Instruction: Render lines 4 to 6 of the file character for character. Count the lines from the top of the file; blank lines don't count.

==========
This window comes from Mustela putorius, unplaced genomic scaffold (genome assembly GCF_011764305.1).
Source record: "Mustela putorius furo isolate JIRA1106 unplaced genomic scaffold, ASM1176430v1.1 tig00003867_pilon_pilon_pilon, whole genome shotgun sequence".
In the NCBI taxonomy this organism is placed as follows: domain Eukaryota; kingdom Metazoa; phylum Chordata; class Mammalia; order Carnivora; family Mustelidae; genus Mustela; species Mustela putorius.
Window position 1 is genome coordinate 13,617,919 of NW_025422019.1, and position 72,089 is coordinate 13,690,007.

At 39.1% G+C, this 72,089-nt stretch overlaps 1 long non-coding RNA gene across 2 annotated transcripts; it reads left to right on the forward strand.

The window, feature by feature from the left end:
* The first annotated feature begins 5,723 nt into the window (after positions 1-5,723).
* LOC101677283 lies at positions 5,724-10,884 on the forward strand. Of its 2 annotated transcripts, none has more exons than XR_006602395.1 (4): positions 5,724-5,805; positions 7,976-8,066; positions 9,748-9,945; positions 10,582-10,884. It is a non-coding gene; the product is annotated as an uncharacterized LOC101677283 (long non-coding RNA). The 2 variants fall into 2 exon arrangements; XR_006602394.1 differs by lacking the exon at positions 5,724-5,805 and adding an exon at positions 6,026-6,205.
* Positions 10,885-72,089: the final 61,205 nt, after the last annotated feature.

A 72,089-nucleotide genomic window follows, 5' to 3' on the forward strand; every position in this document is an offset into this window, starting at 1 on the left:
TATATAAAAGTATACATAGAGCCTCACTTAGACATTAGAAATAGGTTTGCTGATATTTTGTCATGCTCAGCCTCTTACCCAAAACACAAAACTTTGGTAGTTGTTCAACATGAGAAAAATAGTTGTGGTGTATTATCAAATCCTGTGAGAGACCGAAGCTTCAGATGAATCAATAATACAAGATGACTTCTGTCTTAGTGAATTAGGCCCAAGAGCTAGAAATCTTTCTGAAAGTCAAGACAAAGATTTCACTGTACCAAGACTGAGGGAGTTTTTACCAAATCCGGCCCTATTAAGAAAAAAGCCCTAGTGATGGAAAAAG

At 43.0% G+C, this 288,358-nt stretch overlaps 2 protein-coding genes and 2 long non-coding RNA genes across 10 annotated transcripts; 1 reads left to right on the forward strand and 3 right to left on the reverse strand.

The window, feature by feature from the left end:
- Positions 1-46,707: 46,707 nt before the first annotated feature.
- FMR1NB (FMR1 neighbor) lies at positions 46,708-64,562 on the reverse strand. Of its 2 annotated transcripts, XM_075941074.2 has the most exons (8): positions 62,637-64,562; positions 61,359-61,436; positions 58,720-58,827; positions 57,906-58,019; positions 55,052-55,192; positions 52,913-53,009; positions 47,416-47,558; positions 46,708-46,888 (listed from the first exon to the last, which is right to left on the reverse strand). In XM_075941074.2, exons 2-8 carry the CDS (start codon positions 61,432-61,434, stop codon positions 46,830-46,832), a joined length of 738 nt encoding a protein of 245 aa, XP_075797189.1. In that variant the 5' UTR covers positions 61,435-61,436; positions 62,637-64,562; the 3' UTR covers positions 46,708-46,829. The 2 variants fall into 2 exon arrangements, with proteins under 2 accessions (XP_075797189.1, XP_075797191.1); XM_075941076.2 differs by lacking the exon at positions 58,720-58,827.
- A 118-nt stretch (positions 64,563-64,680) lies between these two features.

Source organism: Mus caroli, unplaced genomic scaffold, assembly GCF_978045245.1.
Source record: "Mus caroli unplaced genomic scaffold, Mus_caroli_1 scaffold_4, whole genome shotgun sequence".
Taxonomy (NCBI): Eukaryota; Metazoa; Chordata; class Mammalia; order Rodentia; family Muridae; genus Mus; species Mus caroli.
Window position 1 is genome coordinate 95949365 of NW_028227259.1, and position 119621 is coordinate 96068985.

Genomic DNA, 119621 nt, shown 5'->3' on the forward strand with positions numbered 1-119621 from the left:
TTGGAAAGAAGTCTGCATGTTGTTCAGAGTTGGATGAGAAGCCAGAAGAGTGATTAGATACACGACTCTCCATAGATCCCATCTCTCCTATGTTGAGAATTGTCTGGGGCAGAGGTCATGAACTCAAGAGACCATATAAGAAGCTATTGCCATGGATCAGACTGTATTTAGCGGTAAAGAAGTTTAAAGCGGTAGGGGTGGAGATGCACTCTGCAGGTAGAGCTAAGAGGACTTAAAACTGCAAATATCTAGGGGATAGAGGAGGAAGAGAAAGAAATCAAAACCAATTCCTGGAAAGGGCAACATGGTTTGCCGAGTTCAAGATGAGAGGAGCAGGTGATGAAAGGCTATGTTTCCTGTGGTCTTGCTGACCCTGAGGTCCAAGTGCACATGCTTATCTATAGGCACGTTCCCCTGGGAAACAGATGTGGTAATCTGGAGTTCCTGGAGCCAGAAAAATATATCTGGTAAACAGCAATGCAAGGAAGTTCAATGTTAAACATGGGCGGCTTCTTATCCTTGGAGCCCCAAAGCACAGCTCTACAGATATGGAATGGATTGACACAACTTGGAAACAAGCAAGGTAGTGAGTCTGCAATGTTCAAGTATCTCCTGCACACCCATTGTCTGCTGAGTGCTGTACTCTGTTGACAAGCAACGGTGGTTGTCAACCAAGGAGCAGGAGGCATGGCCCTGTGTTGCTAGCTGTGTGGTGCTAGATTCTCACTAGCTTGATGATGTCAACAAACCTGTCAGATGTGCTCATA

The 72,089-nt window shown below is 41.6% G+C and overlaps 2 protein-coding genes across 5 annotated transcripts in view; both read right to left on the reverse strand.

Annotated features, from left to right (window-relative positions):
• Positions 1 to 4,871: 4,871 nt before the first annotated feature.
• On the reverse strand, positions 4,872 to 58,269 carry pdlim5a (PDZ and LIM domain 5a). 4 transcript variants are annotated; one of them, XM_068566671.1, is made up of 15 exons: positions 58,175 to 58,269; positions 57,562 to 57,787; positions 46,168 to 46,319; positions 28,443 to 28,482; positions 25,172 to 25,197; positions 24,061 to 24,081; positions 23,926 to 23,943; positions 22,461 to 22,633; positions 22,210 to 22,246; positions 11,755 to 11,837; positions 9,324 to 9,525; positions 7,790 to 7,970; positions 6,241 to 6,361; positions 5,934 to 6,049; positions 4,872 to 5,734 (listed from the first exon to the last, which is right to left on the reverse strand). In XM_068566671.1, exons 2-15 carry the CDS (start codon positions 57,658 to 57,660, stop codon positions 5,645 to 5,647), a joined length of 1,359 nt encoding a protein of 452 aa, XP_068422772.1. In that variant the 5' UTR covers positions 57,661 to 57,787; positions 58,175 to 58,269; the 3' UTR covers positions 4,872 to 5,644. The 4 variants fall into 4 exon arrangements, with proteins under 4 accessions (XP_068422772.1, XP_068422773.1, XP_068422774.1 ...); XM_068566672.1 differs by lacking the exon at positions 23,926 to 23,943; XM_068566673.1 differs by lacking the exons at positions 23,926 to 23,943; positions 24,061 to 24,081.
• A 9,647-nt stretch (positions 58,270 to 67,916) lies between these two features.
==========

Window position 1 is genome coordinate 13,617,919 of NW_025422019.1, and position 72,089 is coordinate 13,690,007.

At 39.1% G+C, this 72,089-nt stretch overlaps 1 long non-coding RNA gene across 2 annotated transcripts; it reads left to right on the forward strand.

The window, feature by feature from the left end: